of ________________." Answer: natural selection.
RESUME PLAY and PAUSE at the frame showing natural
Focus student attention on question eleven from the handout, "What
was Darwin's greatest support for his theory?" Answer: fossils.
RESUME PLAY and PAUSE after the clip showing large skull
the term "fossil evidence."
Focus student attention on question twelve: "What did Charles Lyell
offer to support Darwin?" Answer: the Principle of
RESUME PLAY and PAUSE when you see the spider web
signpost that says watching mountain erode. You may wish to discuss this
principle a bit with an eye to a review of some earth science.
RESUME PLAY and continue to the end of the tape.
Remind students that armed with their new-found information
they will now assume roles of scientists researching evidence that
Charles Darwin's theory of evolution.
Students will work in groups of four and submit one finding from each
Each group of four people will appoint a chief investigator, a graphics
expert, a researcher and an analysis expert. Al scientists will convene
and pool their research before submitting a final product. The chief
will keep the laboratory copy he/she receives as the presentation copy.
The graphics expert will keep his/her graph paper as the presentation
The researcher will be responsible for library/computer research as well
as assigning such tasks to group members. The analysis expert will make
sure that there is consensus from the group as well as keep all parties
Students will be given the two packets entitled,
Changes in Primates" and "Let's Compare Height and Weight in
Ancestors". Have the cooperative learning groups come to consensus
and submit a final report using the appropriate format for lab reporting.
A suggested format is found in the appendix of this lesson.
- Invite an expert on evolution into your class to speak. A good
could be a professor from a local university.
- Create a computer HyperCard stack showing Charles Darwin's
to science which could be presented at the school's Science Fair.
- Identify examples of evolution in action.
- Check out other sources of Darwin at the National Center for
Education by writing to firstname.lastname@example.org.
- Or, using the World Wide Web, go to the URL http://www.yahoo.com to
search for more information about Darwin by keyword search.
Write a letter to Charles Darwin. You have studied his perplexity about
the prevalence of variety despite natural selection and you should be
to explain to him the parts of his theory that are still strongly used
how modern genetics and biochemistry have resulted in some modifications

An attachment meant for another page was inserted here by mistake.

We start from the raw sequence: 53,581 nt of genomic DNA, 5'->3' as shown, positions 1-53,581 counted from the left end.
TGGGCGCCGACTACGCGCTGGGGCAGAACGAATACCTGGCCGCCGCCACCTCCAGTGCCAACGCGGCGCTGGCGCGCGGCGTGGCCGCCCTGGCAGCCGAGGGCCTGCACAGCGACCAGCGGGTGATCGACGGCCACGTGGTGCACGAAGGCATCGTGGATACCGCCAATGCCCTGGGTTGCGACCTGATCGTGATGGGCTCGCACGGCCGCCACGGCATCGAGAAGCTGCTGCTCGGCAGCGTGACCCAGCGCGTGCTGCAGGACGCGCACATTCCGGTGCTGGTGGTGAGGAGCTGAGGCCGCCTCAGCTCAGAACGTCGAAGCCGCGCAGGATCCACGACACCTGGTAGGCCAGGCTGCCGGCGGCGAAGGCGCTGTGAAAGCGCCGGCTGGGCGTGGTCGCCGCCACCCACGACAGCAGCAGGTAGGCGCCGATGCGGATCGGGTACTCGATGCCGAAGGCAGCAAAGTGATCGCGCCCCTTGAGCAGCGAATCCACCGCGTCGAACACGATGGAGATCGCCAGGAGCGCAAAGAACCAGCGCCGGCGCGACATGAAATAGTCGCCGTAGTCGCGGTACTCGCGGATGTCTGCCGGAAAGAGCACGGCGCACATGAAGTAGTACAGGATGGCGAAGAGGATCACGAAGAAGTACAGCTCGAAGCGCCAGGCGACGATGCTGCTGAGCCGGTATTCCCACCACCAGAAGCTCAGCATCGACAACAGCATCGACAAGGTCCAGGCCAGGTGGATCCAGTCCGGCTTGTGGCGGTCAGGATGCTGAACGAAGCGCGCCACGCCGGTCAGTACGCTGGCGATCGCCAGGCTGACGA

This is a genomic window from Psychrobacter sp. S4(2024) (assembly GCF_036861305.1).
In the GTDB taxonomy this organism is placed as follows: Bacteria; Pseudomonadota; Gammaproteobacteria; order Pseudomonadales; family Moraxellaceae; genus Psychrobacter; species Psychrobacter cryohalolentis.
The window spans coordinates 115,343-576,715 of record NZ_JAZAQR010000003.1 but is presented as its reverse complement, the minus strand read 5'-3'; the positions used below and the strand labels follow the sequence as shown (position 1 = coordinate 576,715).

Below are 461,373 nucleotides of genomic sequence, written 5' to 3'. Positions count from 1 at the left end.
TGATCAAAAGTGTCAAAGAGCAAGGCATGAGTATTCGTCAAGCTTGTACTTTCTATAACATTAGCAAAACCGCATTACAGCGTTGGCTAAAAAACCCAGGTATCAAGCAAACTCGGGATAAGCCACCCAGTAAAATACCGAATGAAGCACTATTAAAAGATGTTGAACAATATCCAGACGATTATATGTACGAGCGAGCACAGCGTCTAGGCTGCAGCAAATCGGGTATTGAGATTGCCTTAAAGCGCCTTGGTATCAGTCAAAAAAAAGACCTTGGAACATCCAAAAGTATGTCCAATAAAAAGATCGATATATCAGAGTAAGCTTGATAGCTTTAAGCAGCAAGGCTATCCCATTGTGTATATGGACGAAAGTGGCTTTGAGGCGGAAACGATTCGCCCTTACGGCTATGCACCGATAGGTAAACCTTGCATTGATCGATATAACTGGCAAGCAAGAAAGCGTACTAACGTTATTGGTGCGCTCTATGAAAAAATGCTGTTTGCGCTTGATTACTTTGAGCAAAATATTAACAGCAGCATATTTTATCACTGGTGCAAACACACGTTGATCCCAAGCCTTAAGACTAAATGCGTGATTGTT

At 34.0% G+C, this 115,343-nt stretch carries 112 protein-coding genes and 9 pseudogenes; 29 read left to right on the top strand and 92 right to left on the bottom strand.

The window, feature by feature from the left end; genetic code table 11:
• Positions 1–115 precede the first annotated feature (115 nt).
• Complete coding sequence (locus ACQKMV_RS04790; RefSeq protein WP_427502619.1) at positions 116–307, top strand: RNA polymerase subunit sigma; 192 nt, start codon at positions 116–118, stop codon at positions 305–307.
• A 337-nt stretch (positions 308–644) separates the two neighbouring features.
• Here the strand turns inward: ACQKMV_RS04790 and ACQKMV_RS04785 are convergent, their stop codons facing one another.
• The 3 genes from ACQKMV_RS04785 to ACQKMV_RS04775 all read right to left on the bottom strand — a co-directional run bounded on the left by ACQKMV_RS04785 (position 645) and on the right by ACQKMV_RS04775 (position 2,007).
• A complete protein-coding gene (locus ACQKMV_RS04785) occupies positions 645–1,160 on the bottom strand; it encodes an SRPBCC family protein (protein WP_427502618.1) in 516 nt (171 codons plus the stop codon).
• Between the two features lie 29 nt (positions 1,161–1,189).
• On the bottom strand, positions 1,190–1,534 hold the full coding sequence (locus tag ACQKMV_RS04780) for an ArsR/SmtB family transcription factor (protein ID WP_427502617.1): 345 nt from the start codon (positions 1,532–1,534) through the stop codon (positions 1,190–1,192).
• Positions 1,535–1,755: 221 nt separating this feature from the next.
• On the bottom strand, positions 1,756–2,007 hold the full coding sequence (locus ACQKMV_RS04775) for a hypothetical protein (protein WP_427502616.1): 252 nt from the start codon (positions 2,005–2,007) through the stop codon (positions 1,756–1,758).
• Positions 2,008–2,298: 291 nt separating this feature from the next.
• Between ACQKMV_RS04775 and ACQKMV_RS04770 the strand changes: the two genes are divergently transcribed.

to his work.
Write a poem involving evolution and have it published in the school
Write and perform a short play or skit about Darwin and his
Pretend you are a journalist and conduct a question/answer interview with
Research your choice of the following men more for a personality profile
than for their academic achievements: Bishop Paley, Carolus Lennaeus,
van Leewenhoek, Le Compte de Buffon, LaMarck, Thomas Huxley, Charles
Remembers scientists are people, too!
Create a poster display showing support for the theory of evolution.
REFERENCES AND SUGGESTED READINGS:
Boberg, Dorothy Kurth, Evolution and Reason - Beyond Darwin, North
Hollywood, California: Clarion Pacific Publishers, 1993.
Jones, Steve; Martin, Robert; Philbeam, David, The Cambridge
of Human Evolution, New York, Cambridge University Press,
Lemonick, Michael D., "How Man Began," Time, Mar 14 94,
Weaver, Kenneth, "The Search for Our Ancestors," National
vol. 168, No. 5, Nov 85, pp 560-629
Master Teacher: Sandra Latourelle
Mountain Lake Public Broadcasting/Plattsburgh, NY
NOTE TO TEACHER
Humans are really fascinated by humanity. We see ourselves in center
int he theater of evolution. We are abundant, we occupy every corner of
this biosphere and we impact our environment as our ecological appetite
becomes more and more voracious.
The study of evolution is not a single science. It requires the
of genetics, morphology, physiology, and behavior. We can probably fee
to say that most human features and physiology did not evolve in a single
step, nor together as one package.
Most biologists believe that all creatures are interrelated and have
from a common ancestor. The greatest and most adamant proponent of this
idea was Charles Darwin. His theory of evolution was set to print in 1859
in "The Origin of the Species."
Darwin's platform "descent with modification' is really quite
It has four main tenets:
1. organisms differ from each other in ways that are
This theory of evolution tells that we are all living fossils. We
within ourselves genes of our ancestors. Darwin used comparative anatomy
to support his theory. A triumph of molecular biology has been the
of thousands of other clues of relatedness in our genes.
2. more are born than can survive - a struggle for existence
3. certain inherited variants increase the chances of their carriers
surviving and reproducing - natural selection
4. selection leads to the accumulation of favored variants, which over
a long period of time produce new forms of life - the origin of the
Lesson Plan Database
Thirteen Ed Online